SUMNER — There are worse ways to spend a pandemic.
During the past year, Joel Babb painted most every day in an art-filled studio with a steady light pouring in from high on its northern wall.
All around him are his breathtaking and acclaimed paintings of Maine’s varied landscape, Boston’s urban triumphs and, reaching farther afield, the always enchanting ruins of Rome.
His studio is a square with high white walls, 32 feet along each side. It is, in Babb’s estimation, perfect.
“I feel so fortunate to be able to work here. Unbelievable,” he said recently.
It’s a far cry from what the 73-year-old Babb experienced when he first saw the property half a century ago.
“I came up here just by chance,” the painter recalled, visiting the farm and woodland of a co-worker in Boston, his first time in Maine. The next time he came, Babb took a bus to East Peru and walked seven miles to reach the land.
“I didn’t even have a tent. I had a sheet of plastic” from which he jury-rigged a place to sleep safely in a field for a week, Babb said.
Something about Maine called to him.
His friend gave him an acre of his own in Sumner and Babb began in 1975 to erect a small house and studio on the spot where he once had camped. It slowly expanded over the years — once by adding the remnants of a wooden shack the Museum of Fine Arts in Boston had erected for a samurai sword manufacturer, and a makeshift garage kit from a lumber store.
When he and wife Frannie moved there permanently in 1988, Babb worked in a crowded, cold and gray studio.
But a streak of sales after Vose Gallery in Boston began showcasing his work 15 years ago brought in money sufficient to add the new studio to the home. Babb hired Auburn architect Dan Mareno to get it right.
Mareno said the chance to work with Babb on the project was life-changing.
Putting their minds together, Mareno said, they transformed a “very, very small studio” that “kind of looked like a very tall telephone booth” with a shed roof and elongated sides into something that offered “a sense of awe.”
He said he figured out how to add the large studio without overwhelming the small house, taking advantage of the site’s topography, and to ensure that people who came to see Babb’s work would get the feeling of “angels singing on clouds.”
“The space is very much about the art,” Mareno said.
Over in one corner, within easy sight of the easel where he’s working on a new painting of a Mount Desert Island scene, is one of his earliest efforts, depicting an imaginary Rome he completed in 1975.
On the opposite wall, along with an array of other paintings, is one of Alder Brook on his friend Bernd Heinrich’s 650-acres in Weld that captures woods and water, rocks and sky, and turns a fleeting scene into something enduring.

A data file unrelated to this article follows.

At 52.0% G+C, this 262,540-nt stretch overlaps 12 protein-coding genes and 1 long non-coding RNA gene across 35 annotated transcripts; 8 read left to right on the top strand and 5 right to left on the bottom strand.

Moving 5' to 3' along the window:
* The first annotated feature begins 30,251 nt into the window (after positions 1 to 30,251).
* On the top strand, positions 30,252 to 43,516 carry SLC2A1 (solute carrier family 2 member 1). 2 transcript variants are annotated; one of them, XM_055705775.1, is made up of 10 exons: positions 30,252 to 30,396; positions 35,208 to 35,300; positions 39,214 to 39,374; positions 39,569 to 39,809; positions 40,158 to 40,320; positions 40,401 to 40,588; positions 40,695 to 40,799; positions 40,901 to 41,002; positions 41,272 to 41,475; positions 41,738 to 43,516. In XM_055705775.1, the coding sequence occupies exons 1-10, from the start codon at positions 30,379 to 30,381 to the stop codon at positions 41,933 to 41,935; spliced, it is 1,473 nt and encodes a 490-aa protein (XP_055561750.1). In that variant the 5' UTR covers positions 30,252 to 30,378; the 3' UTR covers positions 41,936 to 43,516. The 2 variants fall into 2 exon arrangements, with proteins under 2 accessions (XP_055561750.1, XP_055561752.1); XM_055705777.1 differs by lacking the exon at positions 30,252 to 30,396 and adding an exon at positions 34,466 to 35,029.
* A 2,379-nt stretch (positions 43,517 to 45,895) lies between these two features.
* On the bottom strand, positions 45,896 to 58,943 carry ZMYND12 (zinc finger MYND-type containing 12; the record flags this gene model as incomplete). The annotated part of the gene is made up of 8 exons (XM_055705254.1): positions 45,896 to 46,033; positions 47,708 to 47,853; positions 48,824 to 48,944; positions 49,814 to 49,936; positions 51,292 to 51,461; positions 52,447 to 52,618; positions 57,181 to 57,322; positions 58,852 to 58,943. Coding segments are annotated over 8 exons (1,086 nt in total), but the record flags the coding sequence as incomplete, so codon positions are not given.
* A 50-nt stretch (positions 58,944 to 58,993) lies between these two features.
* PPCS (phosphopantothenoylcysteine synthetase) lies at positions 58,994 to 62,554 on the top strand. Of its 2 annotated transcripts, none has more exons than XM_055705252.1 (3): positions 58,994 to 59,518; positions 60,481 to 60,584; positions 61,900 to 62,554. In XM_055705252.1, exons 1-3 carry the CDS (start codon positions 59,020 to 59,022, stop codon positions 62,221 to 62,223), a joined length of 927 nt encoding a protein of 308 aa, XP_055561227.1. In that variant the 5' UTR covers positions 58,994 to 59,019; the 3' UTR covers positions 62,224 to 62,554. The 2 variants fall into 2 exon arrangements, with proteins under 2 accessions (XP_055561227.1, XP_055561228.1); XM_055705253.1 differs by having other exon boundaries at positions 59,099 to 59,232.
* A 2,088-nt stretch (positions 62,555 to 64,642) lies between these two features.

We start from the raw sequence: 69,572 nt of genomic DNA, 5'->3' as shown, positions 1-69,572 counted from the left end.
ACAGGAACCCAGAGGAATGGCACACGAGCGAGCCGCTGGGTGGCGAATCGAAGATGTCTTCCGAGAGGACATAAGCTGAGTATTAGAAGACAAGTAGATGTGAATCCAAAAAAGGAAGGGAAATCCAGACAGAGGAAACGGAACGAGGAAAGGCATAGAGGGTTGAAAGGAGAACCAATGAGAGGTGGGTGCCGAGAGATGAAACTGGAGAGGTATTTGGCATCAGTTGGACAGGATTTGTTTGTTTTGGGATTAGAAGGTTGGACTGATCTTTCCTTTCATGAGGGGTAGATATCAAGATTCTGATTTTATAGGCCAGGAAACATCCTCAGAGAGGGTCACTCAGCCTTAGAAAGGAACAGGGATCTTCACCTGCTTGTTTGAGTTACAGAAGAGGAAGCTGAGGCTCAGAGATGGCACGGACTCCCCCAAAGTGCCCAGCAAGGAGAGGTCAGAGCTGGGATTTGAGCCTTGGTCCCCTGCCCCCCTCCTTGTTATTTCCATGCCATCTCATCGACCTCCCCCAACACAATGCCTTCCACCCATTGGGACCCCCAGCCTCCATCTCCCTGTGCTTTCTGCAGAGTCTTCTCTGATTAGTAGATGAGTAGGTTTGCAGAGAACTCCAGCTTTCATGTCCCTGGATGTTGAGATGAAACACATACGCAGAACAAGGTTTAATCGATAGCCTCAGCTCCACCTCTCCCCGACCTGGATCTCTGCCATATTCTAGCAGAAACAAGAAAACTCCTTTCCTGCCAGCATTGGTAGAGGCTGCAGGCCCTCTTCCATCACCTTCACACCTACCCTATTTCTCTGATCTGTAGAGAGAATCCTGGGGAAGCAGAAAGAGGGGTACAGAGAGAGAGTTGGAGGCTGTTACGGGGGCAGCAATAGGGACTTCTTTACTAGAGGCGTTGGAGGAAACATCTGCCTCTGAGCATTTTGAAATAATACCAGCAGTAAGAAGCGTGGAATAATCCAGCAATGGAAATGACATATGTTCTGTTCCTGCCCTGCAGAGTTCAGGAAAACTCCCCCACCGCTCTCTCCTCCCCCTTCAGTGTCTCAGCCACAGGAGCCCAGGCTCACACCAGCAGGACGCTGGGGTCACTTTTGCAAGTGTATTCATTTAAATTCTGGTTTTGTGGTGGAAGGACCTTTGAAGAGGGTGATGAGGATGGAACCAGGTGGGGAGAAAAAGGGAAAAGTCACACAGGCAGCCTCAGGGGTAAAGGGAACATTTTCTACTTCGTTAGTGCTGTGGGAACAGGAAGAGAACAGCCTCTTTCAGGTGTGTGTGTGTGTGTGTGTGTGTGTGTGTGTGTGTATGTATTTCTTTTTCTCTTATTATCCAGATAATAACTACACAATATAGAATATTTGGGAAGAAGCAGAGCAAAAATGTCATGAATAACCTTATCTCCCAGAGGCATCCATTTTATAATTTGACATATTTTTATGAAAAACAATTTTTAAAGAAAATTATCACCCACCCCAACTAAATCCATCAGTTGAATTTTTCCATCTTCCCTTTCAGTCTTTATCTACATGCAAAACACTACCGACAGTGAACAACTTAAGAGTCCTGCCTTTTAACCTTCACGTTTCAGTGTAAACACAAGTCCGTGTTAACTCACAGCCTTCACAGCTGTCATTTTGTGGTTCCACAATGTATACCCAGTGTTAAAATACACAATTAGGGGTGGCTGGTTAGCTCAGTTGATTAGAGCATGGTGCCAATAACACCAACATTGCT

In a brief essay in a 2012 University Press of New England book focused on Babb’s art, Heinrich recalled seeing the painter sitting in a chair in the middle of the familiar stream “with a brush dipped in paints” to capture the place on canvas.
“He brought it home for all to enjoy – those who had never been there and who would likely never be able to venture to that sprite of water in the woods of western Maine,” Heinrich wrote.
The painting goes well beyond what a photograph could offer, evoking not just the moment but also the appeal, the sparkle in the water, the scattering of light that speaks to something profound in an extraordinary spot that is almost commonplace in the almost endless woods of the Pine Tree State.
That Babb, who can paint the Maine wilderness so well, is perhaps best known for his almost photorealistic paintings of scenes in Boston says a lot about the range of his skills, long recognized by collectors, dealers and art lovers who have snatched up many of his works.
Babb said he always keeps busy —and the pandemic hasn’t made too big a difference.
“You know, it hasn’t been that huge a change,” he said. “The psychology of it has been totally different. But, really, I’ve still been able to work.”
Babb said he’s cut back on the hours — averaging about four a day now — partly because of the need to do more chores and partly because he doesn’t feel the same “driving necessity of earlier times.”
He said that he and his wife have had their moments of loneliness and cabin fever, cut off from friends and looking forward to the chance to see people more often as vaccinations begin to reduce the dangers posed by COVID-19.
Given how many have suffered through “a terrible time,” he said he is “extremely grateful” to have avoided the hardships.
“I’m still making forward progress,” Babb said.
BABB’S EARLY YEARS
Though Babb didn’t set foot in Maine until his 20s, his family’s roots reach back to the 17th century, when Phillip Babb lived on Hog Island, six miles off the coast of Kittery, working as a constable, butcher, innkeeper and, clearly, whatever else it took to survive in the Isles of Shoals.
While some Babbs stayed on in Maine, others ventured further afield, with one branch landing in South Carolina, which is where the painter’s father was born a century ago.